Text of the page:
Use this URL to cite or link to this record in EThOS: http://ethos.bl.uk/OrderDetails.do?uin=uk.bl.ethos.726425
Title: The effect of recombinant human parathyroid hormone and recombinant human growth hormone on bone cell viability
Author: Voultsiadou, Antiopi
Awarding Body: University of Edinburgh
Current Institution: University of Edinburgh
Date of Award: 2009
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Abstract:
Parathyroid hormone (PTH) and growth hormone (GH) are known to decline with ageing and have been associated with the process of apoptosis in the osteoblast and osteocyte cell populations. The presence of viable osteocytes in bone is an important parameter in maintaining bone quality while osteocyte death by apoptosis during ageing has been associated with loss of bone strength. PTH (1-34) administration as part of hormone replacement therapy (HRT) has been shown to exert positive effects via the stimulation of bone formation and improved bone microarchitecture, mainly through the inhibition of osteoblast and osteocyte apoptosis. GH on the other hand has been shown to exert positive effects on bone formation, but due to financial cost not many clinical trials have been perfonned. However in vivo studies have demonstrated the positive effects of GH on osteoblasts and osteocytes with a direct or indirect manner, possibly through the stimulation of growth factors and mainly IGF-I. Although their potential use as anabolic treatments has long been recognised and their effects on osteoblasts and osteocytes have been studied for many years, their effects on the maintenance of the osteocytic population in vivo are less clear. Work in this thesis has investigated whether recombinant human parathyroid hormone (rhPTH) and recombinant human growth hormone (rhGH) can inhibit osteocyte apoptosis, either due to ageing or damage as well as the potential of these hormones to trigger specific gene response on the osteoblast in the ageing rat skeleton. An in vitro study in this thesis has indicated the protective effects of rhPTH and rhGH in osteocyte cultures following physical injury in vitro. These data have provided evidence for the first time of effects of these hormones in the repair of cell membranes following disruption. In this study, physical membrane disruption to MLO-Y4 cells in vitro was taken to represent physical injury-which is one aspect of microdamage to osteocytes in bone. These findings may provide a new understanding of how osteocytes sense and respond to injury and the potential of therapeutical compounds to maintain osteocyte viability in disease and old age. rhPTH and rhGH treatment was shown to reduced osteocyte apoptosis in aged female rat bone, while improved trabecular architecture was observed in response to rhPTH treatment but not to rhGH. These data point to the potential of these hormones to be used as anabolic treatments. However the molecular mechanisms by which rhPTH and rhGH maintain the osteocytic population and lead to bone fonnation are not well understood. The effects of mechanical loading on the maintenance of the osteocytic population were investigated in human cancellous bone explants ex vivo in the presence or absence of rhPTH. Osteocyte viability was increased and a significant reduction in osteocyte apoptosis was observed compared to unloading conditions after 7 days in culture. Furthermore alkaline phosphatase a marker of an osteogenic repsonse was increased by mechanical stimulation in the presence or absence of rhPTH compared to unloading conditions, indicating a stimulatory effect on osteoblasts. Moreover SOST gene expression was decreased in the presence or absence of mechanical stimulation following administration of rhPTH. These data pointed to important anabolic effects induced by mechanical stimulation in the presence or absence of rhPTH. Finally a laser microdisection study using the tibias of old female rats presented in this thesis provides the basis for future studies aimed to identify specific osteoblastic genes regulated by rhPTH and rhGH at different anatomical sites of bone. Such data would provide the necessary infonnation to elucidate the molecular mechanisms that regulate rhPTH and rhGH and their effects on bone. In this study identification of the anti-apoptotic and protective effects of rhPTH and rhGH on osteocytes in vivo, in vitro and ex vivo highlighted important infonnation on their bioactivity in vivo. Moreover an attempt to elucidate the molecular mechanisms behind rhPTH and rhGH effects on osteoblasts in vivo has been presented and provides the basis for future studies that may prove useful in identifying specific drug targets for the treatment of pathological bone.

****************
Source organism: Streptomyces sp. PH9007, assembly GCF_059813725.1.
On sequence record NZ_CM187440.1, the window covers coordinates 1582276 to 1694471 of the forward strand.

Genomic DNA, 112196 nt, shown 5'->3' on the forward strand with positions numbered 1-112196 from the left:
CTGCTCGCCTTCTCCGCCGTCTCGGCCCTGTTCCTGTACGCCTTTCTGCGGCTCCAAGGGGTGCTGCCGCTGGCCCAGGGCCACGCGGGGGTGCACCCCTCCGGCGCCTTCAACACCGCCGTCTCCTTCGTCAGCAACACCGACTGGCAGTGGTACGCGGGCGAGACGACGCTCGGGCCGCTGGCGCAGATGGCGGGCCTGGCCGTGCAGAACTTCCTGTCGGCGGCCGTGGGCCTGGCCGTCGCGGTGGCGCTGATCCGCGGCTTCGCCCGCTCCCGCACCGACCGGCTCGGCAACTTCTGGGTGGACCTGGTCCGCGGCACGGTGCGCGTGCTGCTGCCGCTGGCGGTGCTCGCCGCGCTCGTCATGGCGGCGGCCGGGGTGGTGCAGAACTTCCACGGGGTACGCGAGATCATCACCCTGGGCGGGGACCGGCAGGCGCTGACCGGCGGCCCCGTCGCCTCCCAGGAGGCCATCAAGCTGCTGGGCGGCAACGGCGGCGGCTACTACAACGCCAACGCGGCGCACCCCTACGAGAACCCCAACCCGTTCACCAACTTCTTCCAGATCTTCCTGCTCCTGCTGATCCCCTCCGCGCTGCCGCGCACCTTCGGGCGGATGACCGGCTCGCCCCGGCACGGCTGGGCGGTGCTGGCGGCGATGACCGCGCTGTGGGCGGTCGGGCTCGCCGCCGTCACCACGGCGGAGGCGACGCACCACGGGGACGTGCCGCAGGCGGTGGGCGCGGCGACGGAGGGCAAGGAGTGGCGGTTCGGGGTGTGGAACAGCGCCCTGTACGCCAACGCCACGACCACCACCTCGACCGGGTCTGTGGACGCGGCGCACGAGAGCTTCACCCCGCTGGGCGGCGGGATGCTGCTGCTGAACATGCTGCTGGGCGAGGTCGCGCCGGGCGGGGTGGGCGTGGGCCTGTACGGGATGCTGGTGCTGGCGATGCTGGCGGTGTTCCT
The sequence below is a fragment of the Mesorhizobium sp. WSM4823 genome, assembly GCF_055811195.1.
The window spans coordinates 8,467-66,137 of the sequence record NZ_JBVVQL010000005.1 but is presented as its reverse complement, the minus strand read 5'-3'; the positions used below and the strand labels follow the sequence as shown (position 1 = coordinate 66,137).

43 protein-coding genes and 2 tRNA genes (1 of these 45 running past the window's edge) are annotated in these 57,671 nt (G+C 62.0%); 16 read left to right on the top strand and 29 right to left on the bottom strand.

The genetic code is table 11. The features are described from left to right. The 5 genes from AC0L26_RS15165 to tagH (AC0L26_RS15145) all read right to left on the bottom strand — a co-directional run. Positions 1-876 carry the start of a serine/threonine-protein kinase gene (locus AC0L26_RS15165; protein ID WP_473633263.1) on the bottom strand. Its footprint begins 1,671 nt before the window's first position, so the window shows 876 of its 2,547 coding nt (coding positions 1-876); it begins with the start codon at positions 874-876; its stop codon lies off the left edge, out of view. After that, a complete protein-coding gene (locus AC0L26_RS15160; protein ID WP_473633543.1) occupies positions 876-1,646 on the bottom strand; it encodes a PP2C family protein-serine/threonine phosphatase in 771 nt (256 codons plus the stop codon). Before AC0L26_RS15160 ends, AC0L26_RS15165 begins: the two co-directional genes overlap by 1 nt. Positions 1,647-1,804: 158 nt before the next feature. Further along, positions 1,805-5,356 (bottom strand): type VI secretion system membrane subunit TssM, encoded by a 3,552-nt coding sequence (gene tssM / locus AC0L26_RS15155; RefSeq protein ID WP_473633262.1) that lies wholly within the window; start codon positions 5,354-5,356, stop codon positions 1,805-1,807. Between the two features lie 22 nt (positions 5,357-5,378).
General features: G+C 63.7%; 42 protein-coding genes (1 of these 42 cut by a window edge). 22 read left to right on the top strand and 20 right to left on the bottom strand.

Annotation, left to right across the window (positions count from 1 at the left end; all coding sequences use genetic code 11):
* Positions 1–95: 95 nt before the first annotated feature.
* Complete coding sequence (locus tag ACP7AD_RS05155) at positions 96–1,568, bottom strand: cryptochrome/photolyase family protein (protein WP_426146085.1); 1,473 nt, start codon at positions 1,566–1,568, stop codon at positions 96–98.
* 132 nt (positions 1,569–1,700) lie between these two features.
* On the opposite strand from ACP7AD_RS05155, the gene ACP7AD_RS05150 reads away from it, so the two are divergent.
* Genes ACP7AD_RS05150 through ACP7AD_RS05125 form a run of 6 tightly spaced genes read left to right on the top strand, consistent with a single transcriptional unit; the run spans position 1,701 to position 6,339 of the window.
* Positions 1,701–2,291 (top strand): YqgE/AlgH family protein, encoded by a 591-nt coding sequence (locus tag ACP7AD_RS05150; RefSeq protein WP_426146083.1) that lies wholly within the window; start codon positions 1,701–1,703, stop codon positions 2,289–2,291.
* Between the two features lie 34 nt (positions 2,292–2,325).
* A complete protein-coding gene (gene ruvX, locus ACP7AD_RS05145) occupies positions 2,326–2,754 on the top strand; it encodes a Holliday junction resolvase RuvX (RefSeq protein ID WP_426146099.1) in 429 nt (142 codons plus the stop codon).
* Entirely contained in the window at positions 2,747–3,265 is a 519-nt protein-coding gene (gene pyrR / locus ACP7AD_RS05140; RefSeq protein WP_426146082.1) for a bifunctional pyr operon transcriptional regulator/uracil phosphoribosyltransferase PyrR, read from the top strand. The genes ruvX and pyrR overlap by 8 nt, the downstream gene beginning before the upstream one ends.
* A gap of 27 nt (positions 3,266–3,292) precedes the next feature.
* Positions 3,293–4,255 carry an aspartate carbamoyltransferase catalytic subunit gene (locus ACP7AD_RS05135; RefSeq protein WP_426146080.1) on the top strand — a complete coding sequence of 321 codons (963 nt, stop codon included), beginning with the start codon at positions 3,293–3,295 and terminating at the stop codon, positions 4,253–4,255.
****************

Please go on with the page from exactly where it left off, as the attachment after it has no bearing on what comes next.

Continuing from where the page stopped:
Supervisor: Not available Sponsor: Not available
Qualification Name: Thesis (Ph.D.) Qualification Level: Doctoral
EThOS ID: uk.bl.ethos.726425  DOI: Not available
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